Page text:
Hayden's survey was instrumental in the establishment in 1872 of Yellowstone National Park, the first national park in the country. Not only did his surveys help to define the borders of the park, but his report and the illustrations provided, by Thomas Moran and William H. Jackson, help to convince those in Congress of the importance of preserving this natural wonderland. This is Hayden's report on his survey and it contains a wealth of information of Yellowstone when it was first becoming known. Included are numerous illustrations and five folding maps, among which is the first map of Yellowstone Park, which accompanied the chapter on the park Hayden added as the bill establishing the park had just been passed by Congress. $275
William Cullen Bryant, editor. Picturesque America; or, The Land We Live In. New York: D. Appleton and Co., 1872-74. In 48 original fascicles with blue wrappers. Volume I: viii, 567pp., 24 steel engraved views. Volumes II: vi, 576pp., 25 steel engraved views. The wrappers are brittle but the contents of each are clean.
In some ways, the culmination of the nineteenth century American 'view' or 'gift' book was William Cullen Bryant's Picturesque America. This two volume set went through many editions, and much that the average American of the period would know about the United States came from this work. As stated by Sue Rainey, in her excellent Creating 'Picturesque America.', "As the first publication to celebrate the entire continental nation, it enabled Americans, after the trauma of the Civil War, to construct a national self-image based on reconciliation between North and South and incorporation of the West." (p. xiii) The work consisted of chapters on all the popular parts of the country, each filled with woodcut illustrations. Of special note are the 49 fine, 'picturesque' views produced in precise steel engravings, and drawn by many of the leading artist of the period. An excellent slice of Victorian America.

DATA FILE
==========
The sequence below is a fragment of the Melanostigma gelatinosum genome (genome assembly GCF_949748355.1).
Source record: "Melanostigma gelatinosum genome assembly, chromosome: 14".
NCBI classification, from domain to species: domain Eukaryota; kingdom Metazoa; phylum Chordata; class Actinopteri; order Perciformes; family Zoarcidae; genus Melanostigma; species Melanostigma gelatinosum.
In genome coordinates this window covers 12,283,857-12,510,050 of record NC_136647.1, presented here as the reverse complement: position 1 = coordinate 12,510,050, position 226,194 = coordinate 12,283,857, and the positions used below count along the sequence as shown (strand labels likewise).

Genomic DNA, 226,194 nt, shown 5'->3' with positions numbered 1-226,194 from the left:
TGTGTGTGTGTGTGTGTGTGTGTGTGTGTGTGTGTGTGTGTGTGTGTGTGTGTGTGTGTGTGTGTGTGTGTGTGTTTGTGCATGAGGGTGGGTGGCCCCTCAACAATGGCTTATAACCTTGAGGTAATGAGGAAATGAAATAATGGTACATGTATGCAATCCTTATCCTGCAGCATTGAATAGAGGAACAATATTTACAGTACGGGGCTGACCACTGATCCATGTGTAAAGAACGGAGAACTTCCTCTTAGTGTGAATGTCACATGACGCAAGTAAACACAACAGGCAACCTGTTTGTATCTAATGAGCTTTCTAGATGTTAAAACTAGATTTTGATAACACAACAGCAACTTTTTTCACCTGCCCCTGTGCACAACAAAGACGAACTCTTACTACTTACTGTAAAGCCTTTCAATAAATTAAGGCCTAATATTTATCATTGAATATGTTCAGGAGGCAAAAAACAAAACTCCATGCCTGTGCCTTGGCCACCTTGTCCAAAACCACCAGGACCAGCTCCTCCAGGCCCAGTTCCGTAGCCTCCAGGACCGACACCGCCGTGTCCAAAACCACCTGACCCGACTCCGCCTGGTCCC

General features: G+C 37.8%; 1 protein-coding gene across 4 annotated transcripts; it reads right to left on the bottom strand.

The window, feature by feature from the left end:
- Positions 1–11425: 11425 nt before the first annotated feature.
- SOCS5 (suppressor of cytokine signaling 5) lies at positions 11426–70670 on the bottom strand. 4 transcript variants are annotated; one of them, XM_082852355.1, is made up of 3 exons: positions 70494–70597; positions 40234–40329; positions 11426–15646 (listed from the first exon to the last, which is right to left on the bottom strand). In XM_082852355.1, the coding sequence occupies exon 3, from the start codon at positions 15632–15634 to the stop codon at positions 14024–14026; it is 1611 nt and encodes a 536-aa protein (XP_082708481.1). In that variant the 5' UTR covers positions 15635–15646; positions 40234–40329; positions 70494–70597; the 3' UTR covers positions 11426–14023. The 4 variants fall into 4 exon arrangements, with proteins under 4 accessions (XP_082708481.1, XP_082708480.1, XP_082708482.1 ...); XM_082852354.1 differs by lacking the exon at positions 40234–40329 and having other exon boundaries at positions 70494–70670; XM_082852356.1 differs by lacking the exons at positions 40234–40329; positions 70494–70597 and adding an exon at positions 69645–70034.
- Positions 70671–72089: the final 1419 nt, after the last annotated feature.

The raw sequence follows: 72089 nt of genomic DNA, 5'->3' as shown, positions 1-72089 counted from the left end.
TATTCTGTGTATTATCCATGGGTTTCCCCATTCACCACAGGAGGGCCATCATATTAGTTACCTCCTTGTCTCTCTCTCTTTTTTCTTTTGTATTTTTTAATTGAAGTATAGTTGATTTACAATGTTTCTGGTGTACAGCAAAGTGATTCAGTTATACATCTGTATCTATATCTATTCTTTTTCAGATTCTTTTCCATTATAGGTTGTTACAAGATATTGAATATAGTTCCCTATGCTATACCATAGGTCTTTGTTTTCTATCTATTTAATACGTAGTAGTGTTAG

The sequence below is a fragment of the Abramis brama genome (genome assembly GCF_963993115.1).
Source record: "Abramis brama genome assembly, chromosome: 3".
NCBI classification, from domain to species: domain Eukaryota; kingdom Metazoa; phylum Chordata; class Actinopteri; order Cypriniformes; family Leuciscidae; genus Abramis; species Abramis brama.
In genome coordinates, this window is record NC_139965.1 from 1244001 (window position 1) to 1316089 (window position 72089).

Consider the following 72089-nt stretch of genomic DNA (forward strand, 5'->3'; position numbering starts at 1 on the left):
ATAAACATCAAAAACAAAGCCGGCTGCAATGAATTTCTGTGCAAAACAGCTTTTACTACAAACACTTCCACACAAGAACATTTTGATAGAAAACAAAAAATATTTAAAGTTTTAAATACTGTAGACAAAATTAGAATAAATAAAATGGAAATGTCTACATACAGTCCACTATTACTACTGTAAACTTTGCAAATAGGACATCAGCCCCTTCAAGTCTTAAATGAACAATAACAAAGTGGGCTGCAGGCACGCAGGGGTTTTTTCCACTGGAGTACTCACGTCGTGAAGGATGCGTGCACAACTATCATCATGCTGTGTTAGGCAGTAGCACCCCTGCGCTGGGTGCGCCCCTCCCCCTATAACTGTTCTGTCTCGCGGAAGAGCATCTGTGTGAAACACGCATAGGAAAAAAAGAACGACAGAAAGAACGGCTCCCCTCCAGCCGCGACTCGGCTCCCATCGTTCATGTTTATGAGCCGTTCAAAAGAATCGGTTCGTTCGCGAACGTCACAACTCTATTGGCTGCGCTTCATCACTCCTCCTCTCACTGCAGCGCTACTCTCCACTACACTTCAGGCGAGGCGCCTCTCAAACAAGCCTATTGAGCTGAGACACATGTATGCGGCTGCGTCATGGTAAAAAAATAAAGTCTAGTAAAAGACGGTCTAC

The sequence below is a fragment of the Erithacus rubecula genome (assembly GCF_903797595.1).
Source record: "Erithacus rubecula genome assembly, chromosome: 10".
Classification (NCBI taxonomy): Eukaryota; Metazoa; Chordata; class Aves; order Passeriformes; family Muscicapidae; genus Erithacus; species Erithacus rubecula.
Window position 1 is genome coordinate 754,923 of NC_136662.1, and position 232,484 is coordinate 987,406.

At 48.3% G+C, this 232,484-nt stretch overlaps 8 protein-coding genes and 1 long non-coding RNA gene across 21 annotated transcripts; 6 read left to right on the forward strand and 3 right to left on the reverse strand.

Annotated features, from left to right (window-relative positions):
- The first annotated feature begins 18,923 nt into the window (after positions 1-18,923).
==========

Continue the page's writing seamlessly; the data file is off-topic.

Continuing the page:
Picturesque America, was originally published in separate parts, called fascicles, each bound in a blue paper cover and containing one steel engraving, and a section of text. These parts were sent out to subscribers semi-monthly. It is interesting to note that chapters were split between parts so that the subscriber would never be tempted to cancel his or her subscription, as the text was always left incomplete. Once all of one of the volumes had been received, it was intended that the subscriber would have the fascicles bound together, discarding the original paper covers. As almost all subscribers followed this procedure, it is very rare to come across any of the original fascicles, complete with engraving and original paper covers. When such parts are found, it is a treasure, for not only are these true pre-first edition parts of the work, but the paper covers, with their notices to subscribers and advertisements for other works, are delightful.